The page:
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U.N. excludes vaccine preservative from mercury treaty

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The United Nations backed down from a ban on a vaccine preservative that could have driven up prices and required a complex network of cold storage facilities.

Thimerosal was spared from a U.N. mercury treaty.

Scientists and vaccine manufacturers have added the organic mercury compound thimerosal to multidose vaccines since the 1930s, a mainstay for the developing world. And despite groups of experts--including the Institute of Medicine, the American Academy of Pediatrics, the U.K.'s Committee on Safety of Medicines and the European Agency for the Evaluation of Medicinal Products--concluding that the compound is safe and effective, the United Nations Environment Program still considered adding the product to a treaty on the release of mercury into the environment.

"Thimerosal remains an important vaccine preservative in resource-poor countries," experts wrote in the journal Pediatrics. "Thimerosal allows the use of multiuse vials, which reduce vaccine cost and the demand on already constrained cold-chain systems. Even in the United States, thimerosal could be critical for dealing with emergencies and the need to rapidly increase vaccine supply and delivery, such as during a serious pandemic of influenza."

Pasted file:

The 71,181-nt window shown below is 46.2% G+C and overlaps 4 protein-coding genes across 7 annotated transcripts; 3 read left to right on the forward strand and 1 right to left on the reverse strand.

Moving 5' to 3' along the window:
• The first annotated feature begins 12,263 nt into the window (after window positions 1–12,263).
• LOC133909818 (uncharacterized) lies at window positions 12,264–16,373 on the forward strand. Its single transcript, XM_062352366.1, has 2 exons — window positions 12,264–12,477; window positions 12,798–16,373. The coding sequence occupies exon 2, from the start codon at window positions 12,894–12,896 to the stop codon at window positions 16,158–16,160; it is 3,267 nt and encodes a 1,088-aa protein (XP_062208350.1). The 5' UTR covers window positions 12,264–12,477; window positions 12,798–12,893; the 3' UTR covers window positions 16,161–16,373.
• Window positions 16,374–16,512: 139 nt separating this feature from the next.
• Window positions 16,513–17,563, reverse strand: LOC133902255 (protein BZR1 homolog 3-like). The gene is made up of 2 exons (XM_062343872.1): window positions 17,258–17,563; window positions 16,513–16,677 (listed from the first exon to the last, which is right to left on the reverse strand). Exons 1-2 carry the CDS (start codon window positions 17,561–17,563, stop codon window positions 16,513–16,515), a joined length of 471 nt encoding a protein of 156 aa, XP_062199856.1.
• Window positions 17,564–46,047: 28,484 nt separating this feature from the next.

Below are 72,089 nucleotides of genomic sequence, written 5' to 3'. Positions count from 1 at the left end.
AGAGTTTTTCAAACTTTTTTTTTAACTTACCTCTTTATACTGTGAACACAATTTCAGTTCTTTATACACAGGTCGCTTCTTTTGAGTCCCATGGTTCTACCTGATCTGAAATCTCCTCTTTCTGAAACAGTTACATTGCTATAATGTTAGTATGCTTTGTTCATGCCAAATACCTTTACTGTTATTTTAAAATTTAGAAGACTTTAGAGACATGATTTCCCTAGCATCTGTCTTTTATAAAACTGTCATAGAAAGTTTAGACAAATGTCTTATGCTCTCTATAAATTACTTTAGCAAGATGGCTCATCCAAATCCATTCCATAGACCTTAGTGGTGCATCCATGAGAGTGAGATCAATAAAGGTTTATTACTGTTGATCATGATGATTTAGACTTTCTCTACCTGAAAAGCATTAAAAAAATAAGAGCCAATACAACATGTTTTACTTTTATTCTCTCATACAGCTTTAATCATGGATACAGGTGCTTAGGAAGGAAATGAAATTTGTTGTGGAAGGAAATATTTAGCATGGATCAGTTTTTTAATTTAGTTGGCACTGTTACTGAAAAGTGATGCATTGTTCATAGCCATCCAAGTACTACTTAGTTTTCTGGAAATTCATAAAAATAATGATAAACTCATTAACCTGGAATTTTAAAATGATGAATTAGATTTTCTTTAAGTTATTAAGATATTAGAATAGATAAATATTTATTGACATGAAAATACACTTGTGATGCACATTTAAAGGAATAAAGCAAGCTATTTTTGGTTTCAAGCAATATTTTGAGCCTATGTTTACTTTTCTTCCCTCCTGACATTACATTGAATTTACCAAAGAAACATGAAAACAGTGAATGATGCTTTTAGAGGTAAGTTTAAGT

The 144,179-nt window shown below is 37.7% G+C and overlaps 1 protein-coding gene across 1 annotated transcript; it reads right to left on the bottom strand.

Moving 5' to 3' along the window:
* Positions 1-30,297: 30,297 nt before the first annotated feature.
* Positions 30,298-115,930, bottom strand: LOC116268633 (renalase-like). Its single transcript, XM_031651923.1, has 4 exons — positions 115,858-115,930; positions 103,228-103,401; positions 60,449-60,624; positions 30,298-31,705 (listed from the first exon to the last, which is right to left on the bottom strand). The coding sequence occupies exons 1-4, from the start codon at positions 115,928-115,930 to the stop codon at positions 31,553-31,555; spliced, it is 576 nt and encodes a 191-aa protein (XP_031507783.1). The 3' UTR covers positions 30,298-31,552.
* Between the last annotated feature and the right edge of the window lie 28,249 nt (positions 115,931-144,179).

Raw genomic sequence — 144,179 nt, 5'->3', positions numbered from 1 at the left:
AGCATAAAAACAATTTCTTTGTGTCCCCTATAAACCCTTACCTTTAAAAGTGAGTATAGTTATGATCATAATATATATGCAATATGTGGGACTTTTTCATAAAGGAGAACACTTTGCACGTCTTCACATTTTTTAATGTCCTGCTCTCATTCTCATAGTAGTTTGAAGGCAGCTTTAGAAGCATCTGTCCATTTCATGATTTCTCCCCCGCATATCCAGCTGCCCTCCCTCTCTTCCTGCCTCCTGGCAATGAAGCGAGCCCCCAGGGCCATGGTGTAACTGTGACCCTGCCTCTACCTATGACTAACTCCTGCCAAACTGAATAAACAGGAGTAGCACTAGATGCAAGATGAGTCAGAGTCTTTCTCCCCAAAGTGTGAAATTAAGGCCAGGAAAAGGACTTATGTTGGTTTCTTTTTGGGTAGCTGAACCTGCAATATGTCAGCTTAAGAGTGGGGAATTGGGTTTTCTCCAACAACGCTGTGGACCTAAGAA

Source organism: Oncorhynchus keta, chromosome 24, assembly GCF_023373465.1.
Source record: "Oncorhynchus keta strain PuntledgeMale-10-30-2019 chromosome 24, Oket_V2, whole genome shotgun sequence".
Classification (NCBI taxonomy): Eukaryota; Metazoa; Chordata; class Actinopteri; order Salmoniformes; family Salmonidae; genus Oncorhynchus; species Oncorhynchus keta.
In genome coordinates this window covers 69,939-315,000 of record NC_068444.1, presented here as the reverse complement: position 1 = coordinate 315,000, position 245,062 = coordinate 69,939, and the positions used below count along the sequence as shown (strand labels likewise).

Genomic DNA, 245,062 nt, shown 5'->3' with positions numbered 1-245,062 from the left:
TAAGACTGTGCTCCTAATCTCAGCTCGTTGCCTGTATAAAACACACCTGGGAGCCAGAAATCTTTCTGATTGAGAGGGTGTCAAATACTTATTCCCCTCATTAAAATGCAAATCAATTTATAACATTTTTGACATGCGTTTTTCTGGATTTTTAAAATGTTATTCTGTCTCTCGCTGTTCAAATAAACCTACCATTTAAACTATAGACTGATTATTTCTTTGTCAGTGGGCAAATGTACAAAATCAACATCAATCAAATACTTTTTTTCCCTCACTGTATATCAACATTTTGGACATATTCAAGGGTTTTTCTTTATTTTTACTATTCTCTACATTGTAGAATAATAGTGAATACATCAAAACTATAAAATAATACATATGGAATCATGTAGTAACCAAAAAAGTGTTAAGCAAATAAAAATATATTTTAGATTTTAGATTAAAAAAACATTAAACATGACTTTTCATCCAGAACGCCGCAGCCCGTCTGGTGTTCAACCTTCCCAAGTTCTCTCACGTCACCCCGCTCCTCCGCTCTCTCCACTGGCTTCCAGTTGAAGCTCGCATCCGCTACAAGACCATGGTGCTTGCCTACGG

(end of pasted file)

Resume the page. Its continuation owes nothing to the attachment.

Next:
Researchers say making a vaccine without the preservative could cost anywhere from two to 5 times as much, and keeping vaccines refrigerated would cause a spate of logistical and financial issues.

The multidose presentation of CSL Limited's Afluria and multidose formulations of Sanofi Pasteur's Fluzone and Novartis' ($NVS) Fluvirin all contain the preservative. Still, some advocacy groups argue that there's a link between thimerosal and autism in children. Multiple studies knock down this theory.

The Study on Global AGEing and Adult Health (SAGE) last April went so far as to say replacing the preservative could affect the quality, safety and effectiveness of a vaccine. The World Health Organization quoted the group as saying, "[Thimerosal]-containing vaccines are essential and irreplaceable components of immunization programs, especially in developing countries."

More than 140 countries and 900 delegates participated in the U.N.'s final decision to exclude thimerosal from the treaty.

- see the recommendations (pdf)
- view the CDC's thimerosal and autism research chart (pdf)
- get the New York Times' opinion

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